Fintech

Family vloggers under attack

Original article: The Verge

Youtube is, in some ways, a strange phenomenon. You start filming something, anything, and put it online. The hope is, obviously, that enough people watch whatever it is you film, so you can earn money. That idea is fueled by the success stories, real as well as fake ones, that tell you that you can become rich and famous in a few easy steps.

There are quite a few people out there who apparently believe they are so special that they need to film their entire lives, yes, just the shit they do every day, and put that out there for anyone to see – and that they will become rich at the same time. In other words, their lives are so interesting that they should be rewarded with money. Youtube on the other hand seems to be growing up, finally. Filming your private life is not only boring (sure if you, the reader, like watching them, be my guest, but please, ask yourself if there is no better way to use your time), it is also very risky. Anyone with bad intentions will quickly find out where to go for that new TV you were bragging about in your latest episode, but also where to go to molest you, or the ones in your family that you love. You could argue that this should not be the case, and that the human race is ill, but you could also wonder if vlogging your private life is a healthy choice in life. Filming yourself and your family constantly is risky.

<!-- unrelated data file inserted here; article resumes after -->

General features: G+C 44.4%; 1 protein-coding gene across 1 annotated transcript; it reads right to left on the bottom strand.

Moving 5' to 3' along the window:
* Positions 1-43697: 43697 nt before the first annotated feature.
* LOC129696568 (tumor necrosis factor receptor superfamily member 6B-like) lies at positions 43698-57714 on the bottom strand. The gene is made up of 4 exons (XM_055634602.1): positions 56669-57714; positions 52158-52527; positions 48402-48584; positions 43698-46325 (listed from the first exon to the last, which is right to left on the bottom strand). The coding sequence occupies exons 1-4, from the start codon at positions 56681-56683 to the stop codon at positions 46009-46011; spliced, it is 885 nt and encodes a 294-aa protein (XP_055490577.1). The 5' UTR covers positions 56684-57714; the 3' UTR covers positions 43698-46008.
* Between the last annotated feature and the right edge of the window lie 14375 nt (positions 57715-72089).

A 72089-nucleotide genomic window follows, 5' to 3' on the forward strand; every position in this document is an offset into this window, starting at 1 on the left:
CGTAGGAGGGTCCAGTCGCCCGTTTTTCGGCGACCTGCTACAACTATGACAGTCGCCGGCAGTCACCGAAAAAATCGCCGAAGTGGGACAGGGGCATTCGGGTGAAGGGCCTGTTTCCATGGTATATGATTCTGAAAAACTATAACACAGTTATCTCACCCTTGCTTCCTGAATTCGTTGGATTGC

Now I am the first one to admit that I may see things different than other people, which in itself is a good thing. If we were to see everything the same, the world would be very boring and robot-like. I have seen a few of these family vloggers and I felt sorry for them. They essentially put up a show, and I don’t believe it is their real, true private life they show us. I also think they put their lives, and worse, their childrens’ lives in danger by doing this, all in the name of fame. Why do these people believe it is a wise choice to do so?

Youtube growing up is a good thing. True beauty can be found there, because it allows creators to express themselves. It can be an outlet for artists, but it is also excellent for discussions, documentaries, manuals and more. It could even be the next Netflix at the same time. But to me, filming yourself and hoping that people will use the comments to flatter you, to me, is a sad way to live your life.

The weirdest thing mentioned in the article by The Verge is the fact that these family vloggers feel they were kept in the dark when the comment sections were closed. Really? If Youtube is their way of life, how have they missed all the discussions and developments around the platform that, apparently, fed them? If people could become less self involved, maybe they could look around and use their head for something creative, and not pretend to be the next sitcom. I am stunned by the sheer lack of involvement. People seem to just feel entitled these days, not prepared to do the work that is needed in this world. But maybe it’s me. Maybe, with all of my love for innovation, all the changes in the way that the world works, with my love for people everywhere on the planet alike, and the freedom I feel people should have, instead of being slaves of the system, maybe this was a step even too far for me.